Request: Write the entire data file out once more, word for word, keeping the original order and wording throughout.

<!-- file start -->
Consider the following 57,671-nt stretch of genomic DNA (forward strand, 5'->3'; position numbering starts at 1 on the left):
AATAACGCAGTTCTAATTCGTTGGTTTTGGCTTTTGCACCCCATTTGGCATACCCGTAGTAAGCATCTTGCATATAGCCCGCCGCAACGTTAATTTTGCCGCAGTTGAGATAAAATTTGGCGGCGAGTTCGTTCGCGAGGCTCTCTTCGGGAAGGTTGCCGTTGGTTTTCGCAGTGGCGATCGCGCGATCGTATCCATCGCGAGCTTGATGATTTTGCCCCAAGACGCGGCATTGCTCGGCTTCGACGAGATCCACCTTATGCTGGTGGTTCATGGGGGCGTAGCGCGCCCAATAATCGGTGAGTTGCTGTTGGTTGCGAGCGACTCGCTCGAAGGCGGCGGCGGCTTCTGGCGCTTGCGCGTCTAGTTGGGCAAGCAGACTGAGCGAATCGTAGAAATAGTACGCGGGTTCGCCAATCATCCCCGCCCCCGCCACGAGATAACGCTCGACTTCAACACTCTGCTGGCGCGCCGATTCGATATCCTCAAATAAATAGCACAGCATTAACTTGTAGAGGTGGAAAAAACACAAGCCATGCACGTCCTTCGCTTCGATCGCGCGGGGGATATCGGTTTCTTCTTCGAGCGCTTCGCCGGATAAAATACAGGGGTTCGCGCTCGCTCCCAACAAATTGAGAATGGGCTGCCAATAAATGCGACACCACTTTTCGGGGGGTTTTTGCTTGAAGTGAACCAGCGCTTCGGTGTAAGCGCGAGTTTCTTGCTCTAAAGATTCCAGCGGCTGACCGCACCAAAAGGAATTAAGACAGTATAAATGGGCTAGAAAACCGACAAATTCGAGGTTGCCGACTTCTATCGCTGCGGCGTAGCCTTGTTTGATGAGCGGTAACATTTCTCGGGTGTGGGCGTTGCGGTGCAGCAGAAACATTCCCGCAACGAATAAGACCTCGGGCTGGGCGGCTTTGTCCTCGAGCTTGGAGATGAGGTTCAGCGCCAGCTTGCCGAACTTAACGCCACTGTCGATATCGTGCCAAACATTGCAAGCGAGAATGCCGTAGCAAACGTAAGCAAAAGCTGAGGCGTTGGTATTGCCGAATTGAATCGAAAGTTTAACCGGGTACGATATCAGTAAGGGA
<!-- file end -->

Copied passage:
Consider the following 57,671-nt stretch of genomic DNA (forward strand, 5'->3'; position numbering starts at 1 on the left):
AATAACGCAGTTCTAATTCGTTGGTTTTGGCTTTTGCACCCCATTTGGCATACCCGTAGTAAGCATCTTGCATATAGCCCGCCGCAACGTTAATTTTGCCGCAGTTGAGATAAAATTTGGCGGCGAGTTCGTTCGCGAGGCTCTCTTCGGGAAGGTTGCCGTTGGTTTTCGCAGTGGCGATCGCGCGATCGTATCCATCGCGAGCTTGATGATTTTGCCCCAAGACGCGGCATTGCTCGGCTTCGACGAGATCCACCTTATGCTGGTGGTTCATGGGGGCGTAGCGCGCCCAATAATCGGTGAGTTGCTGTTGGTTGCGAGCGACTCGCTCGAAGGCGGCGGCGGCTTCTGGCGCTTGCGCGTCTAGTTGGGCAAGCAGACTGAGCGAATCGTAGAAATAGTACGCGGGTTCGCCAATCATCCCCGCCCCCGCCACGAGATAACGCTCGACTTCAACACTCTGCTGGCGCGCCGATTCGATATCCTCAAATAAATAGCACAGCATTAACTTGTAGAGGTGGAAAAAACACAAGCCATGCACGTCCTTCGCTTCGATCGCGCGGGGGATATCGGTTTCTTCTTCGAGCGCTTCGCCGGATAAAATACAGGGGTTCGCGCTCGCTCCCAACAAATTGAGAATGGGCTGCCAATAAATGCGACACCACTTTTCGGGGGGTTTTTGCTTGAAGTGAACCAGCGCTTCGGTGTAAGCGCGAGTTTCTTGCTCTAAAGATTCCAGCGGCTGACCGCACCAAAAGGAATTAAGACAGTATAAATGGGCTAGAAAACCGACAAATTCGAGGTTGCCGACTTCTATCGCTGCGGCGTAGCCTTGTTTGATGAGCGGTAACATTTCTCGGGTGTGGGCGTTGCGGTGCAGCAGAAACATTCCCGCAACGAATAAGACCTCGGGCTGGGCGGCTTTGTCCTCGAGCTTGGAGATGAGGTTCAGCGCCAGCTTGCCGAACTTAACGCCACTGTCGATATCGTGCCAAACATTGCAAGCGAGAATGCCGTAGCAAACGTAAGCAAAAGCTGAGGCGTTGGTATTGCCGAATTGAATCGAAAGTTTAACCGGGTACGATATCAGTAAGGGA